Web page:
Kamui Kobayashi ready for NASCAR Cup debut

Kamui Kobayashi ready for NASCAR Cup debut

Kamui Kobayashi will make his NASCAR debut in Sunday’s Cup race at Indianapolis Motor Speedway marking the first Japanese driver to participate in American stock car racing in more than 20 years.

Kobayashi who is a seasoned driver, will drive the No. 67 23XI Racing Toyota will make his Cup debut start from 28th place.

Shane van Gisbergen, Brodie Kostecki, Jenson Button, and Mike Rockenfeller are among the other famous contenders in the field.

Kobayashi who is a two-time WEC champion and the overall champion of the Le Mans 24 in 2021, has never participated in a start in stock car racing.

The 36-year-old has a wealth of expertise in other areas as well. From 2009 to 2014, Kobayashi made 75 Formula 1 starts, finished on the podium once, and rose as high as 12th in the Formula 1 championship standings.

Kobayashi has put in a lot of simulator time and tested the vehicle at Virginia International Raceway in the days leading up to this weekend’s race. He can additionally rely on his teammates including Tyler Reddick, the defending Indy RC winner.

“It’s been a long preparation for myself,” said Kobayashi during a Saturday press conference at IMS. “I’ve been traveling from Japan three times from Europe to Charlotte and I was preparing being here at the Indy Road Course.

“I’m really happy to finally get here. I think the preparation was pretty good. I think 23XI helped me to get here and be pretty confident.

“Obviously, I think Toyota and TRD have helped me a lot in the simulator sessions to be prepared for this road course.

“Honestly, I think with my preparation and everything that I’m 100% ready for this weekend.”

Kobayashi experienced a brief off-road adventure while being pursued by other cars as he found his groove during practice. Other than that, he has performed flawlessly. He ran five laps in the 20 minutes of practice, finishing 31st.

“Honestly, I think just concerns of 20 minutes of practice here and then straight to qualifying,” Kobayashi stated when asked about the drivers’ limited track time. “Obviously, we need to prepare as much as we can but 20 minutes — it’s not enough time, but this is how it is.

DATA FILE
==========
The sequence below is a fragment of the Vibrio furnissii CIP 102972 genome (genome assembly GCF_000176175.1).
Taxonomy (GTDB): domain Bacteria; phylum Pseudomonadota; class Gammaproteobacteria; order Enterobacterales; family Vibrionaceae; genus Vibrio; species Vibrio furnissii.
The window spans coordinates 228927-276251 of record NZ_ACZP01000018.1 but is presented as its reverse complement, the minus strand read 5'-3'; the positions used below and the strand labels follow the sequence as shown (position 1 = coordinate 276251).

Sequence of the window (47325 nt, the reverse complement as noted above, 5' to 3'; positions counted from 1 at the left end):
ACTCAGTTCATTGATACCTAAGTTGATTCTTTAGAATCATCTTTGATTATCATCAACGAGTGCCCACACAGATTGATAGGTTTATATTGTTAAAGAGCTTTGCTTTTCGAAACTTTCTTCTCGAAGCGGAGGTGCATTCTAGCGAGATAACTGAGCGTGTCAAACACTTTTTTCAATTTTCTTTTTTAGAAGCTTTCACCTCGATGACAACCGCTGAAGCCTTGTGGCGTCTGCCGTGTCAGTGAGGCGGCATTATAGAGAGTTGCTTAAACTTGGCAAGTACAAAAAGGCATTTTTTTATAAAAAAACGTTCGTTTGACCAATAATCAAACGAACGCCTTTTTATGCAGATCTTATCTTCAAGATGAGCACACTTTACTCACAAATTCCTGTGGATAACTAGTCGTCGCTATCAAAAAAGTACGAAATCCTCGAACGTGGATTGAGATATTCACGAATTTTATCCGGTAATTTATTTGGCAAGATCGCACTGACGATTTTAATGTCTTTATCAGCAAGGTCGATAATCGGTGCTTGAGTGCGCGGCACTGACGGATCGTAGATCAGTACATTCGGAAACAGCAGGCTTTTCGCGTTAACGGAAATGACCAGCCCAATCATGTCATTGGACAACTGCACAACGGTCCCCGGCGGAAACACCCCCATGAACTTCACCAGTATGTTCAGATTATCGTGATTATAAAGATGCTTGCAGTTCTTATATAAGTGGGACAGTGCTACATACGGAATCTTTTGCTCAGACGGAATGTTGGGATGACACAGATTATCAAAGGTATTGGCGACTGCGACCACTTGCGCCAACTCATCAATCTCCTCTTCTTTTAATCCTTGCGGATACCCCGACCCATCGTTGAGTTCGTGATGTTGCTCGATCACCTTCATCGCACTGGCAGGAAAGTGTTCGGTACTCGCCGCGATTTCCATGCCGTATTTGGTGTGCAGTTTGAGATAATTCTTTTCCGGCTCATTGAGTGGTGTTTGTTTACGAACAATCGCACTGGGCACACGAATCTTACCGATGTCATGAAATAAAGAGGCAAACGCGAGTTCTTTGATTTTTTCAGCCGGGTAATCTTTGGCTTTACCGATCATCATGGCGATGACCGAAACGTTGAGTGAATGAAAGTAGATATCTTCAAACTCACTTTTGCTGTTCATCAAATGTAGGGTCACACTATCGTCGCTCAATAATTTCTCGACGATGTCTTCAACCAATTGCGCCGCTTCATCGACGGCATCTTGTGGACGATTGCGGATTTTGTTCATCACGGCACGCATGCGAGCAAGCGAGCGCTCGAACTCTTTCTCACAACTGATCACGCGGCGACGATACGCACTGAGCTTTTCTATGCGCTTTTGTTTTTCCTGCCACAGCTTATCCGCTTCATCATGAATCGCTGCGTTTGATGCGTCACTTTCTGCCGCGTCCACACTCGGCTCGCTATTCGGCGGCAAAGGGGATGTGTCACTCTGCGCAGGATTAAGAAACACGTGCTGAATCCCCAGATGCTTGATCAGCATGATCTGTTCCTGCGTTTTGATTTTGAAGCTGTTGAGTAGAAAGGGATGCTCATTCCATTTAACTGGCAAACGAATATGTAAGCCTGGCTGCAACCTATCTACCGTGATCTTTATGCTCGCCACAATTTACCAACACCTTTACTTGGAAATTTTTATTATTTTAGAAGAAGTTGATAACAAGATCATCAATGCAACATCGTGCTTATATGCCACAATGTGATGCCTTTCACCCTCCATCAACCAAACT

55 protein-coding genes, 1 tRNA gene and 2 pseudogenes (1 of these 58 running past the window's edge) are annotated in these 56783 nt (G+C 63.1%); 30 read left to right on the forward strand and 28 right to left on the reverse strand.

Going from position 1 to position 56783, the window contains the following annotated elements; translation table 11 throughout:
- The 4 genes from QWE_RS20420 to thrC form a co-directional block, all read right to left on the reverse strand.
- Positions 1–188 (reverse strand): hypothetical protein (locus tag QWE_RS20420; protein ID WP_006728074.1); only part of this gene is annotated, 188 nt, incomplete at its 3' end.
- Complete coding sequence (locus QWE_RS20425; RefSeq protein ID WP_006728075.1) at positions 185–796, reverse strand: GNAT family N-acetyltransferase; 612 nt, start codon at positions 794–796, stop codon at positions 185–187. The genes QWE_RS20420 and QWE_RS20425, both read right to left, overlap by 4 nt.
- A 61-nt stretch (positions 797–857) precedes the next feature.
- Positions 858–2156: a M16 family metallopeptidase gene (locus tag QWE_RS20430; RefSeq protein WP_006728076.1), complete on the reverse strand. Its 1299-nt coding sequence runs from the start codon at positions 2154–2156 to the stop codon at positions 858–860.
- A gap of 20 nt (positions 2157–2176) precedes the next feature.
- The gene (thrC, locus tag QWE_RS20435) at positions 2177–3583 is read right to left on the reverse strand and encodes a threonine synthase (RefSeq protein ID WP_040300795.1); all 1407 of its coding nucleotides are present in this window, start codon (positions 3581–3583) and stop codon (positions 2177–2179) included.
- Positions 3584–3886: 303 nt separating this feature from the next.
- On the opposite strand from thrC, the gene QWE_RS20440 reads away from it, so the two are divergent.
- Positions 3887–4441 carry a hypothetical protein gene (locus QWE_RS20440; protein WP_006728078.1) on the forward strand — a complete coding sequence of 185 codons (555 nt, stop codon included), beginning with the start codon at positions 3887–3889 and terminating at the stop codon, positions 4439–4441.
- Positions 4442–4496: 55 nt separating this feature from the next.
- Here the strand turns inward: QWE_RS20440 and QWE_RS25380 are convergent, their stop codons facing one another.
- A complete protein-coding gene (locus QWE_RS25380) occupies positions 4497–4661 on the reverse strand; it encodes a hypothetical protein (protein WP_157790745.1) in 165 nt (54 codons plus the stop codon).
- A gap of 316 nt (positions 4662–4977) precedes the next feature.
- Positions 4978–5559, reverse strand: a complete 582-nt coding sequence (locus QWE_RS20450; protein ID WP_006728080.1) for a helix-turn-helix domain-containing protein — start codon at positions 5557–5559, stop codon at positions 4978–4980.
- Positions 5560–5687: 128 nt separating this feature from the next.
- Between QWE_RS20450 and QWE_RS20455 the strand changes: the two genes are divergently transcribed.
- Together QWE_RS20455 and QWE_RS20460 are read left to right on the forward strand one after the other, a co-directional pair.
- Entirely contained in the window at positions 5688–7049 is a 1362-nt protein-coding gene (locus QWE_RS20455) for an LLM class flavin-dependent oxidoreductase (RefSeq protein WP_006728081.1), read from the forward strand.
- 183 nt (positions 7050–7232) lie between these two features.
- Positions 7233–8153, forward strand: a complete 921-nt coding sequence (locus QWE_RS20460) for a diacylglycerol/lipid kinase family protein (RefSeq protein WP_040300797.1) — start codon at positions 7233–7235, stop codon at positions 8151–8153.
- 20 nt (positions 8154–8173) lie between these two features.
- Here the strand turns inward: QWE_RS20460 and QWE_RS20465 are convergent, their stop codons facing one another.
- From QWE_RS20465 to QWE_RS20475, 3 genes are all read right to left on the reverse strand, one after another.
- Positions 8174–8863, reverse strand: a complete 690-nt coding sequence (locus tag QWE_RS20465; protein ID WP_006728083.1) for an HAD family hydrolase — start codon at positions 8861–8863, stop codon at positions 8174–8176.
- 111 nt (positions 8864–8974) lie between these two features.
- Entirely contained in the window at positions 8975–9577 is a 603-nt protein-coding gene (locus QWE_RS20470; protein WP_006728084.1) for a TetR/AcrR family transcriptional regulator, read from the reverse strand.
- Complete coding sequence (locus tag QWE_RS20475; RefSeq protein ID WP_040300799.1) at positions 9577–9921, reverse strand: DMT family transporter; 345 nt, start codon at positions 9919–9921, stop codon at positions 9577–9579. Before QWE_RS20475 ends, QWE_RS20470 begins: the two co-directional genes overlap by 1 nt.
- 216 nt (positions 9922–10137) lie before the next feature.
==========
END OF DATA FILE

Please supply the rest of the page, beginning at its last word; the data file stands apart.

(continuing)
“I will say the car behavior is challenging for me because I’ve never driven such less downforce with the weight.

“I think weight transfer in the car is different than what I’m used to driving.

“When I did the rookie test at VIR it was pretty good. Just after a couple laps I feel pretty confident.

“I think here after the rookie test I would say it’s not too bad to be honest, and with all the preparation, it helped my confidence level as well.”

Kobayashi completed his fastest lap on the road course in 1:29.077 during qualifying, missing the benchmark time by 0.595 seconds. He qualified better than Rockenfeller and Button, who are making their third Cup Series outing this weekend.

The present Cup car and other cars he has driven in the past can’t really be compared to each other according to Kobayashi.

“You’re driving and even you’re fighting on the straight… Be on the straight before braking because that’s quite important,” he added.

“When we’re racing in my race car on the straight it’s just you’re relaxed, but this car you’re still fighting on the straight.

“Obviously, it’s a new challenge for me but it’s still the racing is good with this kind of car because it’s like the drivers are fighting all the way.”

There won’t be any shortage of contact in Sunday’s race given that there are only three more races until the playoffs. Kobayashi is aware of this, but he still intends to save what he can for the last round and won’t be drawn into a battle in the first stages.

“I think you fight all of the way but you need to protect your car to be ready in the last part of the race,” he added.

“It’s not only to fight is the most important, but you have to manage all of the race. Any race is the same.

“When you’re doing an endurance race for example, you need to manage the car. It’s not only fighting for 24 hours, it’s just you manage yourself.

“Once you have a good opportunity, you just maintain the gap. You manage the car, be ready because I think after you get to the caution, because obviously the pack is down again and you have to restart.

“When you have the best car, you’re at an advantage. I use my previous experience as much as I can and I believe if there’s good speed myself, you need to manage the car.

“I think that’s how you fight in the racing here.”

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